Tuesday, 4 October 2011

A bagful of promises

By Martin Pollard

Anyone doing the usual hellish trawl of Cardiff’s shopping metropolis on Saturday will not have failed to notice that something has changed. How much it affects you, of course, will depend on your existing eco-credentials, or at least your penchant for a rucksack. Yes, the carrier bag charge – mighty symbol of a new green Wales – has arrived, and shop assistants everywhere are tiring already of the need to remind us.

Don’t let my soupçon of sarcasm give you the wrong idea: the 5p charge is clearly A Good Idea. We should doubtless be proud that our newly-empowered lawmakers have decided to follow the example of Ireland, albeit at a lower rate and without any of the new funds entering public coffers. It’s just that one might argue – as George Monbiot did at the weekend – that in the grand scheme of environmental sustainability, it isn’t really that big a deal.

The Federation of Small Businesses was determined to makea stand against it all, even though consumers themselves seemed supportive. “There's a lot of confusion and I think it will take a long time for people to get used to the charge,” they noted, a comment which could hardly be translated into rage by even the hardiest of tabloid headline writers. The Western Mail did, however, manage to make a “storm” out of the fact that the Welsh Local Government Association doubted the law’s enforceability.

The real importance of this law is that it will prove, once again, that legislation is better than regulation if you want the nation to change its lifestyle. We’ve seen it with the decline in smoking, and with the ban on using our phones when driving. On the flip side, one look at our hopelessly inadequate response to the obesity crisis is enough to tell us that so-called ‘self-regulation’ by the food industry simply doesn’t work.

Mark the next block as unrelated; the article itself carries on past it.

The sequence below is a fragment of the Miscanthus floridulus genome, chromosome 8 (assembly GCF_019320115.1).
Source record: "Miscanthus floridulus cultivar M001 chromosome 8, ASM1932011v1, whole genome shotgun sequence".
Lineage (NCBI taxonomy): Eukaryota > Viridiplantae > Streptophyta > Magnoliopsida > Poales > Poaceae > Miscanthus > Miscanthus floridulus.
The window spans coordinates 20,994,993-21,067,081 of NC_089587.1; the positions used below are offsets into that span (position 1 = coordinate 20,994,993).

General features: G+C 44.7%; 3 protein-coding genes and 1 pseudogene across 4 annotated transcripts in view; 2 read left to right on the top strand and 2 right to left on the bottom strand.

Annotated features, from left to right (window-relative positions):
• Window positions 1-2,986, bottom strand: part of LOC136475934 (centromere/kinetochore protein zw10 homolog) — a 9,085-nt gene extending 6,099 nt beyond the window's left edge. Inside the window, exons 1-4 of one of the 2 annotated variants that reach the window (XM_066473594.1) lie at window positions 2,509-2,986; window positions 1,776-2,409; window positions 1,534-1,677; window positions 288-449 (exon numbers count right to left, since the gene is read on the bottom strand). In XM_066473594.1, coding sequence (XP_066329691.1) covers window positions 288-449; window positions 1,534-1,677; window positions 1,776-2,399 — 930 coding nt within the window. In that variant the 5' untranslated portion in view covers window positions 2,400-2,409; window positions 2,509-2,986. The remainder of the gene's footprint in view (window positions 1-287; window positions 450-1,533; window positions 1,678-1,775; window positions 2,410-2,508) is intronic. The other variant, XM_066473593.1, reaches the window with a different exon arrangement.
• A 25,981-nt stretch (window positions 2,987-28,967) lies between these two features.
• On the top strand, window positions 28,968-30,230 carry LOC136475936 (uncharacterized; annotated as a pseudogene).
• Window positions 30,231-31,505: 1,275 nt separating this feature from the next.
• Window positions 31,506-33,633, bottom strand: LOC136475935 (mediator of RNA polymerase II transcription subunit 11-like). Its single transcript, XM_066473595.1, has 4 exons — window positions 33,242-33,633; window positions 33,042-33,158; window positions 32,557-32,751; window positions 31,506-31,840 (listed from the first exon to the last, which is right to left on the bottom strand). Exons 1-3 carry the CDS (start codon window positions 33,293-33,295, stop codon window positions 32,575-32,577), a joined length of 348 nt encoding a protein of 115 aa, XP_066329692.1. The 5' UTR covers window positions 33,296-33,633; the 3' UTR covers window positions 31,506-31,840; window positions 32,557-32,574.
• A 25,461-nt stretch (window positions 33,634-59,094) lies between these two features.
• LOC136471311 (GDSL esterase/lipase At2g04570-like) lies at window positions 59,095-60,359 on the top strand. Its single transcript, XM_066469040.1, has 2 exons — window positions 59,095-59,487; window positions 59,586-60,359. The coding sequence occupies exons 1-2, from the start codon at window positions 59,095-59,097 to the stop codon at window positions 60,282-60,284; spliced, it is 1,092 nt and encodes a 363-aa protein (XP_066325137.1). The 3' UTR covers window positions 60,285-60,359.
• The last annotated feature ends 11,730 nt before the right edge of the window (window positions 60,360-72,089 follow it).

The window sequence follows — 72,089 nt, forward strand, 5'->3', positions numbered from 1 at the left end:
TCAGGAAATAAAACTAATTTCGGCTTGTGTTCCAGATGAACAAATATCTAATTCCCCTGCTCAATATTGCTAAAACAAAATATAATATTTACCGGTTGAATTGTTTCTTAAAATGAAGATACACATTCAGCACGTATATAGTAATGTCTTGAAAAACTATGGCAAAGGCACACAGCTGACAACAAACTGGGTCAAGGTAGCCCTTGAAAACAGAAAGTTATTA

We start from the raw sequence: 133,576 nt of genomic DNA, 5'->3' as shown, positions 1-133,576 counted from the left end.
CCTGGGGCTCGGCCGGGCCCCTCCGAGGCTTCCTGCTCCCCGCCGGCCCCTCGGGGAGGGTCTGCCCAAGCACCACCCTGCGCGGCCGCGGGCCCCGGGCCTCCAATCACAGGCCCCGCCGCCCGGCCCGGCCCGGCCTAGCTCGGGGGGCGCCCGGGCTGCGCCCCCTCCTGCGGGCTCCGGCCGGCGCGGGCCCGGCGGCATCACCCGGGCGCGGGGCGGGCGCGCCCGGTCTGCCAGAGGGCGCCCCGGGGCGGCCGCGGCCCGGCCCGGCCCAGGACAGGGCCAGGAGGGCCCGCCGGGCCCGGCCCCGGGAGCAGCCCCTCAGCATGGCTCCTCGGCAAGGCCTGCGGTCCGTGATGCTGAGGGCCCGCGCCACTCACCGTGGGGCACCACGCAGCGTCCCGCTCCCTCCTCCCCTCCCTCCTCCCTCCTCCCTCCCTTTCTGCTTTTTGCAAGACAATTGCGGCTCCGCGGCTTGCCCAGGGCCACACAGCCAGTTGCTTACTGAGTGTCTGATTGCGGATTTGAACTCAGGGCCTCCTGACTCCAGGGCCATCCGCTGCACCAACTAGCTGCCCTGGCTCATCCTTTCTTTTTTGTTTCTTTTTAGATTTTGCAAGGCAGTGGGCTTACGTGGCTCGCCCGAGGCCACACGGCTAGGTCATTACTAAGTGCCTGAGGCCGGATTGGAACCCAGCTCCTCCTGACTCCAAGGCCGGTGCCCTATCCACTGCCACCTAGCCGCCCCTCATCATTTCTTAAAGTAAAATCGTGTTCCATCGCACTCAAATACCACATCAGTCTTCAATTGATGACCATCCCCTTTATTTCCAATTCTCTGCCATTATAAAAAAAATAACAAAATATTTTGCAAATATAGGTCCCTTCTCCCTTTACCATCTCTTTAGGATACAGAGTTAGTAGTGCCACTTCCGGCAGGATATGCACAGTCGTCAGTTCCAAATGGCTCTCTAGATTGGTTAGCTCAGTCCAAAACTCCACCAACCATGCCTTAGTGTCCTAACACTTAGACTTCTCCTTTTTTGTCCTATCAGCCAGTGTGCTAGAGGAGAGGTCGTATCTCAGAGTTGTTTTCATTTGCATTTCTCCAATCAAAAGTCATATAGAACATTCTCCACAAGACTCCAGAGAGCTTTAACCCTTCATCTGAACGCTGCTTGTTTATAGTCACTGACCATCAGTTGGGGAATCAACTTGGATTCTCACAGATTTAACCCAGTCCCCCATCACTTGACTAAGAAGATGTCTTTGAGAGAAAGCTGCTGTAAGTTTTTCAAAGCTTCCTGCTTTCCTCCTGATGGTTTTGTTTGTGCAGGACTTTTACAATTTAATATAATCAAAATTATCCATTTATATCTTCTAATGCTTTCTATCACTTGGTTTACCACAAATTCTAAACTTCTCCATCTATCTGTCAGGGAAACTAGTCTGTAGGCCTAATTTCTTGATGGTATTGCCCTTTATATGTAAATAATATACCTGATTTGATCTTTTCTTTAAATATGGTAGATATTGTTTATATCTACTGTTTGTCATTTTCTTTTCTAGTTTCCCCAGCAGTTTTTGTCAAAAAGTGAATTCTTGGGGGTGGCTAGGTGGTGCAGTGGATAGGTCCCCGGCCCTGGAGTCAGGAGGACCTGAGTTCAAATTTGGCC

But charging for carrier bags is painless. It will take a few weeks, or months at most, for everyone to accept it as a fact of life and take reusable bags wherever they go. No-one makes a big sacrifice. Dealing with the ramifications of climate change on a bigger scale is where the real challenge lies.

Oxfam recently reported that the Horn of Africa, already suffering a devastating drought which has killed thousands and forced nearly a million Somalis to leave their homes, faces a likely temperature increase of 3-4°C by 2080-2099 relative to 1980-1999. Quoting a Royal Society report, they predicted a 20% decline in yields in maize crops and up to 50% in bean crops. That’s just one region of one continent, but Somalia is one of the poorest and least stable countries in the world. The effects of climate change, as we are continually reminded by NGOs desperate for swifter global action, will be felt most keenly by those who have the least resources to cope.

It’s not even as if our governments fundamentally disagree on the science of climate change. Last December in Cancun, nearly every member state of the UN agreed on a whole range of principles including cutting carbon emissions, helping developing countries to deploy cleaner energy, and getting a grip on the destruction of rainforests. But it’s the political leadership back home, after the inspiring words have been spoken on the world stage, that is lacking.

Here in our cosseted world of the developed North, we have still not come terms with the fact that dealing with climate change really is going to mean making sacrifices. We can dream all we like about fleets of electric cars, vast investments in renewable energy, or the wholesale dismantling of global capitalism to make way for some kind of pastoral localist idyll. But in real world politics, what will really make the change will be when world leaders are brave enough to stand up and start saying, “Sorry – this is going to hurt.”

No more cheap flights. Big increases in taxation for private cars and investment in sustainable transport. Public campaigns to eat less meat. Until governments start speaking up for these kinds of steps – and there are many more – we, the public, are unlikely to adopt the wholesale change of mindset that will be necessary if we really mean business. Climate change is likely to be the defining issue of the twenty-first century – politically and socially as well as environmentally – and we need our public figures to face up to it. Like the Poor Laws or the start of the welfare state – but a global issue in an unprecedentedly globalised world – we need a wholesale change in our society’s narrative. Individuals and communities will contribute in important ways, but we need the political weight and financial wherewithal of our governments to make the really big changes.

I do believe that this change will come: it has to. But as mitigation of climate change fades inexorably into adaptation to its reality, we can only hope that it will happen sooner rather than later.

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